Harmel’s success, then, lies not only in the telling of her story but in the specific choices she makes. There are moments that seem very fictional but you never need to suspend your belief for them to work, however little the odds were of them happening. And the author’s care in itself, as an element on its own even, is also a big reason for the success.

Whilst the plot is inevitably highly important, character development is more so. You see the individuals, always, and you see the very human thoughts and impulses that go on even in survival mode. And again, Harmel’s dedication to her relatively small group of primary characters helps make this novel as good as it is. Whilst things do come to a head at points, and there is some spillover into the wider world, that is still small, and the vast majority of the book concerns the group living away from the war itself, in it but also outside it.

The ending is potentially a surprise depending on your own reading of the book. Either way, it provides a very suitable conclusion to the entirety. There are ‘big’ heroes and ‘small’ heroes and all help the whole.

The Forest Of Vanishing Stars is excellent. It pulls at your emotions, it involves fascinating history, it delivers satisfaction, and it’s written beautifully.

 
Megan Nolan – Acts Of Desperation

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Publisher: Jonathan Cape (PRH)
Pages: 279
Type: Fiction
Age: Adult
ISBN: 978-1-787-33249-2
First Published: 4th March 2021
Date Reviewed: 21st June 2022

Our unnamed narrator recounts the time of her long-term toxic relationship a short while previously, showing us exactly why things happened and what happened, whether or not she fully understands it yet herself.

Acts Of Desperation is a compelling tale; the plot is scant and not much actually happens, however it is in the telling of the story that the interest lies – Nolan’s writing, both the literal words and the way she imparts meaning and uses subtext to very often show more to the reader than the narrator may even know herself, takes this far beyond the simple plot and character development it has (character development’s scant also) and elevates it to something unique, different, and of page-turning quality.

Others have produced a similar effect before but on a different ‘pathway’; the book that most reminded this reviewer of what she was reading in Nolan’s prose was Rebecca, the comparisons being in the extremely self-minded narrative (I hate to say ‘self-concerned’ because that’s not quite right) and the way the background context is so important. (There are no ‘ghosts’ in Nolan’s book and whilst there’s the equivalent of a first wife, it’s not something to be used in a comparison. Indeed liking the du Maurier is in no way a factor in how much you may or may not enjoy Acts Of Desperation no matter my comparing them.)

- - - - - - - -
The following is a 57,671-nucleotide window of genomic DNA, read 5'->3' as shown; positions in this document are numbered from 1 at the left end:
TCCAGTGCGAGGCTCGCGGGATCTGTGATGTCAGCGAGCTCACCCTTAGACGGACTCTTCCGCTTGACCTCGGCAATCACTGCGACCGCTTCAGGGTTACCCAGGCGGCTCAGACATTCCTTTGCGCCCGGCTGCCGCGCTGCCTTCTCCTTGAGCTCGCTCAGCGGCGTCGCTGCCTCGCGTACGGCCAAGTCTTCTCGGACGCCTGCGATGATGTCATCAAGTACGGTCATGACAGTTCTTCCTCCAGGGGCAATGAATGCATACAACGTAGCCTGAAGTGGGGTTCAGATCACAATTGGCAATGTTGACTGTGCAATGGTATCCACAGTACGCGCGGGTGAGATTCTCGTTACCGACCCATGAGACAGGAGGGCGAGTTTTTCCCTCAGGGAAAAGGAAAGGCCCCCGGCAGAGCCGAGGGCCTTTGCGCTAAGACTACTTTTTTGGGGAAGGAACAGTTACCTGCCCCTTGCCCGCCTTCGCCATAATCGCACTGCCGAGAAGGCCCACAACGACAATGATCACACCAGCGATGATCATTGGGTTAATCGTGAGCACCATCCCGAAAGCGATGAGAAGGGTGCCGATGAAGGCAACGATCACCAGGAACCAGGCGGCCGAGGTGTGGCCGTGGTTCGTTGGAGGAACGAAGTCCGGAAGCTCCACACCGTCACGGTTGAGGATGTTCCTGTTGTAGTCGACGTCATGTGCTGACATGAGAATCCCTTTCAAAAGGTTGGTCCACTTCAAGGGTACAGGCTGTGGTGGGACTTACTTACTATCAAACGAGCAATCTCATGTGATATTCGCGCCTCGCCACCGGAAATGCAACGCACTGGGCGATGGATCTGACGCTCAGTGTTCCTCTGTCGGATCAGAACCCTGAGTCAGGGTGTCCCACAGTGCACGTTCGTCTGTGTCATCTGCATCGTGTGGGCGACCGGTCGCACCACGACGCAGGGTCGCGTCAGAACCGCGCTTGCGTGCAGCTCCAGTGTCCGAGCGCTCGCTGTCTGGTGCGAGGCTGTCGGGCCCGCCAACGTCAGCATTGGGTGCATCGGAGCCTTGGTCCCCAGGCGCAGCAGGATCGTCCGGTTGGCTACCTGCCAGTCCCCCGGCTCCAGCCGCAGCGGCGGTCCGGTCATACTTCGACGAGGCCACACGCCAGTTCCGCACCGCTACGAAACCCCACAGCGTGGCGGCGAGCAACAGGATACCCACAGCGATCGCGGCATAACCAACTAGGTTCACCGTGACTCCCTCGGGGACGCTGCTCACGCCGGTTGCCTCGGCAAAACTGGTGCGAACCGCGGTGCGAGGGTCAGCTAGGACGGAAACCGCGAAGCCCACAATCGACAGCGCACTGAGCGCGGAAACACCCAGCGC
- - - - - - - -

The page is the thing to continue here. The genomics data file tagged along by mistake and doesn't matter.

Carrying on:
The book at hand is, then, the story of a young woman who is obsessed with the initial feelings of falling in love – or what she misinterprets her feelings of addictive ‘romance’ to be – who falls for a toxic older man who she thinks is a catch (unnecessary spoiler alert: he isn’t) and finds herself at the mercy of his whims. The ending that you hope for from very early on is the one Nolan delivers – that the plot is predictable may indeed be part of the author’s point.

On points, the predictability shows that women and people in general are apt to fall for the personality that we see in Ciaran (he is graced with a name when the narrator is not – likely another point), and arguably the biggest point of the novel is to show how often it happens, that it’s understandable, and to present the reasons why young people in particular get caught up in it, as well as showing hope for the future, even if that hope is tempered by the fact that true healing and personal growth away from the mindset that allows that kind of thing to happen (and its been noted many times that women are taught by society to expect certain things for a relationship to be true, so I won’t continue there) can take a while, much like this sentence. The narrator is not a completely new person at the end. She may make mistakes again – it’s likely. But they won’t be the same mistakes and it’s unlikely that she will fall for the same personality in future. We hope.

So our narrator is annoying, childish, ruminating, and utterly hard to enjoy reading about. She’s also someone to root for, understandably immature, and ‘writes’ well enough that you will speed through the book.

Is this story a thinly-veiled memoir? It’s difficult to say that it could be; unlike other novels that are situated in thoughts, there is a study here that suggests a lot of planning and research, a lot of consideration of many stories. It also doesn’t really matter.